However, not only were the Tigers warned off this schools scent eight years ago, but Leinster also set about cornering the market beyond their traditional south Dublin doorstep. An enormous roster of over 100 community coaches are now employed to daily spread the message in non-rugby areas, Cullen acknowledging this work last May when highlighting how 18 of the 21 player contracts signed were with players who played for clubs and schools around the province before making the grade professionally.
It’s the homegrown Leinster way, the “brothers bond” that has made them more than a match for French and English money. This flourishing two-pronged school and club production line is why they are comfortably absorbing hiccups such as the summer exits of Joey Carbery and Jordi Murphy.
Sheer delight in watching fresh local talent emerge – the likes of Jordan Larmour and Dan Leavy head the latest list – is why 12,500 season tickets were sold during the recent off-season. If supporters were only interested in seeing seasoned stars such as Johnny Sexton, they would pick and choose their fixtures more carefully. Instead, they have signed up to watch Leinster’s every move regardless of week-to-week team selection and regardless of how antiquated the RDS is, one ancient stand fit for bulldozing and three other temporary structures all lacking in frills. These are basic facilities a world away from the creature comforts of Aviva Stadium where they host their biggest fixtures in front of 40,000-plus crowds, but the RDS loyalty they now tap into encapsulates the province’s remarkable transformation from the much-unloved entity they once were.
Average league attendance when Cullen quit as a player in 2005 to move to Leicester was only around 3,000, but there is now expectation even more than the current 12,500 repeat fans will snap up season tickets when the planned €20m redevelopment of the RDS increases capacity in a few years to 21,000.
‘I know I speak on behalf of the players when I say we’d love to play in front of a full house for every PRO14 fixture here at the RDS,’ wrote Cullen in his programme notes for the routine Saturday night dismissal of Edinburgh in front of 13,476. ‘Is that possible? We’d love to think so.’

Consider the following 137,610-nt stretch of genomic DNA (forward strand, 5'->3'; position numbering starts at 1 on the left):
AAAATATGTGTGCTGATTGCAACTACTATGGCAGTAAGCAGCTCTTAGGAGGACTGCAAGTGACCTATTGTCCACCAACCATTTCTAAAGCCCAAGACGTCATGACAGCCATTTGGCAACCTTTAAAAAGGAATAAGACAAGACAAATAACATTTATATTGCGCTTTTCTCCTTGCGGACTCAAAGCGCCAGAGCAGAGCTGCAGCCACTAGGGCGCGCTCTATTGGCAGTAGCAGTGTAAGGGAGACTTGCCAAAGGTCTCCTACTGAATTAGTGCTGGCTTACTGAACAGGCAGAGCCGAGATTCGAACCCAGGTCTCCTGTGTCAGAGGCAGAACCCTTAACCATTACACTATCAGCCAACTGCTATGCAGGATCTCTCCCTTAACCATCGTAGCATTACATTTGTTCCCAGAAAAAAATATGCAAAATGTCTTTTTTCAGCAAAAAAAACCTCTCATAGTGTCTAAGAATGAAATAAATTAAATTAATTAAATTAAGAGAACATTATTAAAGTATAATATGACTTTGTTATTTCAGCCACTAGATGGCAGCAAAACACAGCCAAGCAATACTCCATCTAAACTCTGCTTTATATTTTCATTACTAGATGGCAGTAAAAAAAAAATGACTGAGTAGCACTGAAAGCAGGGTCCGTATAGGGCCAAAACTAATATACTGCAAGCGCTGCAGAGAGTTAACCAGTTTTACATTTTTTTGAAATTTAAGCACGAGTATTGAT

Improved facilities and likely increased attendances will only strengthen Leinster’s strong hand. Numerous rival clubs repeatedly amass year-on-year debt, but Leinster turned a small profit on their €16m income last term and have achievable ambitions of growing that surplus as sponsors are queuing up to get on board the winning bandwagon.
All the while, Cullen is revelling in the success with a level head. August 2016 was the crucial month that transformed his fledgling tracksuit career, making him a real asset to Irish rugby worthy of consideration when Schmidt eventually departs the national team. No one will ever know how Leinster would have fared if Kurt McQuilkin, who quit for family reasons, stayed and Cullen went into his second season sticking by the same formula that failed in season one. However, presented the chance to try something different, his surprise recruitment of Stuart Lancaster was followed by an emboldened attitude to fully trust apprentice players.
It was why Cullen attended the 2016 European launch a few weeks after Lancaster’s arrival claiming Leinster were back even though the prevailing consensus was they were nowhere near the required level to succeed. ‘We have got lots of ambitious players that want to prove themselves at the highest level,’ he said at the time. ‘Sometimes having disappointment along the way is a good reminder how much this actually means to us. We want to be successful.’
Now they are unquestionably Europe’s No1 club and ready to embrace the ‘Drive for Five’ hype.